BY ALLISON KOZICHAROW; EDITED BY BERNICE BORN
(Archived story. Original version is here.)
On January 21, the World Health Organization (WHO) released a list of ten threats (see sidebar) impacting global health, which WHO and its partners will focus on in 2019.
According to WHO, “The world is facing multiple health challenges. These range from outbreaks of vaccine-preventable diseases like measles and diphtheria, increasing reports of drug-resistant pathogens, growing rates of obesity and physical inactivity to the health impacts of environmental pollution and climate change and multiple humanitarian crises.”
WiRED International recognizes that many of these threats are interwoven into our work, actions and mission. In response to these pressing topics, we plan to feature many of these issues or refer to them when appropriate in upcoming stories on our website in the New Year.
WHO’s Ten Threats to Global Health in 2019
- Air pollution and climate change.
- Noncommunicable diseases. Noncommunicable diseases, such as diabetes, cancer and heart disease, are collectively responsible for more than 70% of all deaths worldwide, or 41 million people.
- Global influenza pandemic. The world will face another influenza pandemic; the only thing unknown is when it will hit and how severe it will be.
- Fragile and vulnerable settings. More than 1.6 billion people (22% of the global population) live in places where protracted crises (through a combination of challenges such as drought, famine, conflict and population displacement) and weak health services leave them without access to basic care.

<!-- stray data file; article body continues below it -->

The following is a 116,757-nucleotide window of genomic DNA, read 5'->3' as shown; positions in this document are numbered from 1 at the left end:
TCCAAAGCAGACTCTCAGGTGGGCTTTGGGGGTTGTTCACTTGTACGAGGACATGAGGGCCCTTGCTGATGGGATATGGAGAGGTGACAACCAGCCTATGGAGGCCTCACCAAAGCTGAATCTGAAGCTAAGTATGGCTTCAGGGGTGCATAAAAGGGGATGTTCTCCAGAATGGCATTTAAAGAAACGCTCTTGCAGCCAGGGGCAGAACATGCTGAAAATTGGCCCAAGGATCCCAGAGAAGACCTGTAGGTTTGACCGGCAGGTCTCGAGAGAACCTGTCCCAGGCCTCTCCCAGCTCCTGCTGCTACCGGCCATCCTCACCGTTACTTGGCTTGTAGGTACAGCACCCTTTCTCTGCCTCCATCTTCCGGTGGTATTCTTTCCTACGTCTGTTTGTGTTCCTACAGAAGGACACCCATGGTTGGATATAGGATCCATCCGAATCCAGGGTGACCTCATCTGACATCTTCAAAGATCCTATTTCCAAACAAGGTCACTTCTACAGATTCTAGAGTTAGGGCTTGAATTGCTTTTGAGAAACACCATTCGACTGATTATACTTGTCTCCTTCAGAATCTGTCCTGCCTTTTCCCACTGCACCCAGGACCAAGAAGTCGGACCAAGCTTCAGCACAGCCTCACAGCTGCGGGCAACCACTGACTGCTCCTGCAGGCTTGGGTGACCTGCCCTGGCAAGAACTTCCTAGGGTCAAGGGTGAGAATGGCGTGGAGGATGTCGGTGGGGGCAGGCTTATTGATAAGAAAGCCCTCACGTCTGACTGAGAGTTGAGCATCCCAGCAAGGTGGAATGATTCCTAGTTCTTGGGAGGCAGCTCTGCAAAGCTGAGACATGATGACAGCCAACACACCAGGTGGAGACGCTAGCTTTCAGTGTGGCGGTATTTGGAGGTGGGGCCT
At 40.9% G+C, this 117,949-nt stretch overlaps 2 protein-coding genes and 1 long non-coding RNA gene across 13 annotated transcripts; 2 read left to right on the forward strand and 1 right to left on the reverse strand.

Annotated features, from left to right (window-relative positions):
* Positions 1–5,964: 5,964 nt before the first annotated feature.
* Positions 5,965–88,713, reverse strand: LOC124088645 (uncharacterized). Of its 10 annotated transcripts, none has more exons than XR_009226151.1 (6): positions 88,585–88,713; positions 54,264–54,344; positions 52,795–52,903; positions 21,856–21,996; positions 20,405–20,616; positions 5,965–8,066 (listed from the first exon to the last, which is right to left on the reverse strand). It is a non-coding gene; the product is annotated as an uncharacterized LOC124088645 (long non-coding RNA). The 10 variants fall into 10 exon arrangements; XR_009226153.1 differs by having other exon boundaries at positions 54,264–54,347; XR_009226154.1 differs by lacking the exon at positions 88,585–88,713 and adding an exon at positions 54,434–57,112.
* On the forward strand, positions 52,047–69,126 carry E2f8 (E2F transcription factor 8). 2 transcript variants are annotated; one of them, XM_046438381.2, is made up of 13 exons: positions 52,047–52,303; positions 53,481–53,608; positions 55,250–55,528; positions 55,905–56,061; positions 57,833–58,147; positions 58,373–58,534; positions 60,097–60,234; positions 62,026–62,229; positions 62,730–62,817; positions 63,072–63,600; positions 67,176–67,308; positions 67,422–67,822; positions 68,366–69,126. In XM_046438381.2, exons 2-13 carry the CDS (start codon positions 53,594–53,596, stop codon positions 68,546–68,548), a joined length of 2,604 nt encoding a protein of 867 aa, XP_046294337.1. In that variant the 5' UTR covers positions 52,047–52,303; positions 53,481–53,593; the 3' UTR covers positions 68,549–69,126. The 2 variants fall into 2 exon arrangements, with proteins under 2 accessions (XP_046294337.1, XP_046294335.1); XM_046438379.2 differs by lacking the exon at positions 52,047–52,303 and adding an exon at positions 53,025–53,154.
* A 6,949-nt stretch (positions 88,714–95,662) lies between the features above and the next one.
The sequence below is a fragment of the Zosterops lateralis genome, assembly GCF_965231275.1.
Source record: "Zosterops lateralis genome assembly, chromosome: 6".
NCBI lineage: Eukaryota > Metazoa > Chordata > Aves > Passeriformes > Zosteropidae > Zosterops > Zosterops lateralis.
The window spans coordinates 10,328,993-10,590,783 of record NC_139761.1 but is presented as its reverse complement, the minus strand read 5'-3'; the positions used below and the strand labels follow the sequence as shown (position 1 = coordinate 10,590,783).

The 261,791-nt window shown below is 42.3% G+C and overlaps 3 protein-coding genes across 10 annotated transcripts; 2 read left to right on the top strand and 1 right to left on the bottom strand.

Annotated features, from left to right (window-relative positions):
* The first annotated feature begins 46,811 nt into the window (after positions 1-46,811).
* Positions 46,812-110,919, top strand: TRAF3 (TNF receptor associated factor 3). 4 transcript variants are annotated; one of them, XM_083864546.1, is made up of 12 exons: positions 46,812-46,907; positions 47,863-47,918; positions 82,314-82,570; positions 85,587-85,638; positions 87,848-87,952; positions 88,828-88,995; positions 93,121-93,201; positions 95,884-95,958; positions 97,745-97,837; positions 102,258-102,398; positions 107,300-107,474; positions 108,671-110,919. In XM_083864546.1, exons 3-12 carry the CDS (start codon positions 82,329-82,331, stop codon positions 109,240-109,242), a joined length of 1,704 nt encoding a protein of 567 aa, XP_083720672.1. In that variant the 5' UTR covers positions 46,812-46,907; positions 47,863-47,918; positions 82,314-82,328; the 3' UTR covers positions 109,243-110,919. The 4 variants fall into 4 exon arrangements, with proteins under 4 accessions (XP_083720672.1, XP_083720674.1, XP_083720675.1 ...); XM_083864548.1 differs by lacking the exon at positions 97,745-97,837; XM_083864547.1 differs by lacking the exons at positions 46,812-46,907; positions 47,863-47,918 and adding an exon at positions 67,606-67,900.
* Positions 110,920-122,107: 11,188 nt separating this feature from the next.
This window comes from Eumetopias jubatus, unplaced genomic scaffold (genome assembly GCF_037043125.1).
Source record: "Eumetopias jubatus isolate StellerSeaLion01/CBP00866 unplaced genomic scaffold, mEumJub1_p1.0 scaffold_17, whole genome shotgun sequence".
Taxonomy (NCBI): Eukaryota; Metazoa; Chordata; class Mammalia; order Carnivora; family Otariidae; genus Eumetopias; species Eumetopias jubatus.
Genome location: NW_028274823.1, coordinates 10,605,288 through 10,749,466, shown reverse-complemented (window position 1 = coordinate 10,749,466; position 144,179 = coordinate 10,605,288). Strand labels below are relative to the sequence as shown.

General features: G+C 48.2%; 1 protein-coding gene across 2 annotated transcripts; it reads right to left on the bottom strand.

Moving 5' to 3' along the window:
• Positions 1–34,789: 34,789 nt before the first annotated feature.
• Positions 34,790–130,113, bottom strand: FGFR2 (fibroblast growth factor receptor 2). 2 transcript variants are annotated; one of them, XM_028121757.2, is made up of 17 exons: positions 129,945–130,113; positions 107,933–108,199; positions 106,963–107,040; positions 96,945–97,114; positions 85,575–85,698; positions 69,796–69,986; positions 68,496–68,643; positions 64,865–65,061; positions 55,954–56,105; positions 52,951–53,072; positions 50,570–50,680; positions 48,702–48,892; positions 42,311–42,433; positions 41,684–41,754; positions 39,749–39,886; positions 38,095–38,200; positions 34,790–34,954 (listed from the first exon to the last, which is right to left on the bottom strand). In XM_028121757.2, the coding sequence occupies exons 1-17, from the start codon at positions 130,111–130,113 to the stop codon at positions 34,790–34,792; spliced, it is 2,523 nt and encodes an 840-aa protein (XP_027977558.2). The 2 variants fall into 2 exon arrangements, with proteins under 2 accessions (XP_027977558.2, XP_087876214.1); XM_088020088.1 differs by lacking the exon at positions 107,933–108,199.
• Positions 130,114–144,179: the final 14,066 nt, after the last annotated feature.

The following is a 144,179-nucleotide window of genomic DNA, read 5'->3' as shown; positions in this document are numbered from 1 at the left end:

- Antimicrobial resistance. Antimicrobial resistance — the ability of bacteria, parasites, viruses and fungi to resist these medicines — threatens to send medicine back to a time when infections such as pneumonia, tuberculosis, gonorrhea and salmonellosis were not easily treatable.
- Ebola and other high-threat pathogens.
- Weak primary health care.
- Vaccine hesitancy. Vaccine hesitancy — the reluctance or refusal to vaccinate despite the availability of vaccines — threatens to reverse progress made in tackling vaccine-preventable diseases.
- Dengue. Dengue, a mosquito-borne disease that causes flu-like symptoms and can kill up to 20% of those with severe dengue, has been a growing threat for decades. An estimated 40% of the world is at risk of dengue fever, and there are around 390 million infections a year.
- HIV. Despite progress against HIV, nearly a million people die every year from HIV/AIDS.